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Obituary: Lord Porter of Luddenham, OM, FRS

Former Chancellor of the University of Leicester, Lord Porter of Luddenham, OM, FRS, died on Saturday, August 31, aged 81. The University’s third Chancellor, he served between 1984 and 1995.

One of the most highly regarded and well-known scientists in Britain, and a Nobel prize-winner, he had a gift for communicating his enthusiasm for science.  

It was for his work on techniques for observing and studying extremely fast chemical reactions during the processes of combustion, explosion and chain reaction that, with his Cambridge colleague Professor Ronald Norrish, and with the German scholar Manfred Eigen, he shared the Nobel Prize for Chemistry in 1967. Porter and Norrish developed flash photolysis, using pulses of light even shorter than the reactions they sought to study, to open up a window onto a hitherto impenetrable world.  

Lord Porter of Luddenham, OM, FRS
Lord Porter of Luddenham, OM, FRS

Underpinning Porter’s science was a bedrock of everyday reality, and a profound concern for the future of mankind and the interlinked physical and biological systems of the planet. If the processes of photosynthesis could be unravelled, then mankind might be able to solve its energy problems and look forward to a truly sustainable future.

Far from being remote these considerations were basic, and the questions posed were those that any child might ask. Thus Porter’s great interest in encouraging young people to understand science followed naturally from his academic study.  He used his skills in communication most successfully in a highly entertaining series of televised Christmas Lectures. 

A fluent and infectious speaker, lecturer and broadcaster on radio and television, he became widely known and in great demand throughout the country. In later years he campaigned for the greater teaching of science in schools, 
to all children between the ages of five and 18.  

Portrait of Lord Porter
Portrait of Lord Porter by Bryan Organ

He was outspoken too in his criticism of national science policies and inadequate funding, of the “pseudo-sciences” of psychologists, sociologists and economists, and spoke strongly of the need for industry to do its own research. His position as President of the Royal Society gave him a powerful platform from which to express his views, and his belief in the power of the media was revealed in a forceful Dimbleby lecture in 1986, attacking the Thatcher government for deliberately ‘downgrading scientific research’.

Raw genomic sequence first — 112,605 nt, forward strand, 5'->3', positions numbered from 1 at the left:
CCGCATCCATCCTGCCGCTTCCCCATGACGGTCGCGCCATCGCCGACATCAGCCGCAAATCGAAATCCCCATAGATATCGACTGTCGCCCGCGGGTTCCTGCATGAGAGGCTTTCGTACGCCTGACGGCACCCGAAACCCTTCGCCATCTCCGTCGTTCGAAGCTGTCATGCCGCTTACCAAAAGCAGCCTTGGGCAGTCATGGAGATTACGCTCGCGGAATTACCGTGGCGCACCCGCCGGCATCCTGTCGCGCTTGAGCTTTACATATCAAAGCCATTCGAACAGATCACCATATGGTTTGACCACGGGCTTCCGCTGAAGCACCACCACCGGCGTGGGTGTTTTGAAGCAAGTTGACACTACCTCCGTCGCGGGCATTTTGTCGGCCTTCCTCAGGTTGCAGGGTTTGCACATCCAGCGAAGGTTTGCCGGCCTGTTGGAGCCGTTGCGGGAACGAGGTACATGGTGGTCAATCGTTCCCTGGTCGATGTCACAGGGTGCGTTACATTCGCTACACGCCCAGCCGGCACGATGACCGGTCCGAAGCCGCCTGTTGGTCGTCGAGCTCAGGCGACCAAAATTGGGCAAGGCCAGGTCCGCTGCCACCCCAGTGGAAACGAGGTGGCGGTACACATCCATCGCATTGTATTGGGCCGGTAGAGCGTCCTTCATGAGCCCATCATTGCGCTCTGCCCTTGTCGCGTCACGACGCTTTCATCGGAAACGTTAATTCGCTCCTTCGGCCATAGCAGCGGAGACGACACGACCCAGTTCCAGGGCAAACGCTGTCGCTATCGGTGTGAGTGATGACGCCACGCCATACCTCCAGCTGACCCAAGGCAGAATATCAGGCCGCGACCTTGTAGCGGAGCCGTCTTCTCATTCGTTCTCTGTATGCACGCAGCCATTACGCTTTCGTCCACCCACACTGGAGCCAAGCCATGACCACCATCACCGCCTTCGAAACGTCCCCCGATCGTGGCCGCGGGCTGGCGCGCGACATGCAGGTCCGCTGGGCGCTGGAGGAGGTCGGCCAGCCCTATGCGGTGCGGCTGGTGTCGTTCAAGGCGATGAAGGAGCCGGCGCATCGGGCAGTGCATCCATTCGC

George Porter was born in the Yorkshire town of Stainforth, and went to Leeds University as an Ackroyd Scholar in 1938. During the Second World War he served in the Royal Navy on anti-U-boat patrol, working on radar. Taking up a research career at Cambridge, he became Fellow of Emmanuel College in 1952, going to the University of Sheffield as Professor of Physical Chemistry in 1960, where he became Head of Department in 1963.

George Porter was elected a Fellow of the Royal Society in 1960. He became Professor of Chemistry at the Royal Institution of Great Britain in 1963, serving as its Director from 1966 to 1985, and as president of the Royal Society from 1985 to 1990. Among his many honours were over 50 honorary degrees, professorships and fellowships. He was knighted in 1972, was awarded the Order of Merit in 1989, and made a Life Peer in 1990.

In honour of its former Chancellor the University of Leicester named the Chemistry teaching building the George Porter Building in 2001, when Lord Porter unveiled a commemorative plaque. This building, the first to be completed on the Science site in 1960, is currently being refurbished, and will next year accommodate the whole Chemistry Department – a fitting memorial to one of Chemistry’s most innovative academics and one of science’s greatest popularisers.

 
September 2002

Death notice

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Last updated: 6 September 2002 17:00
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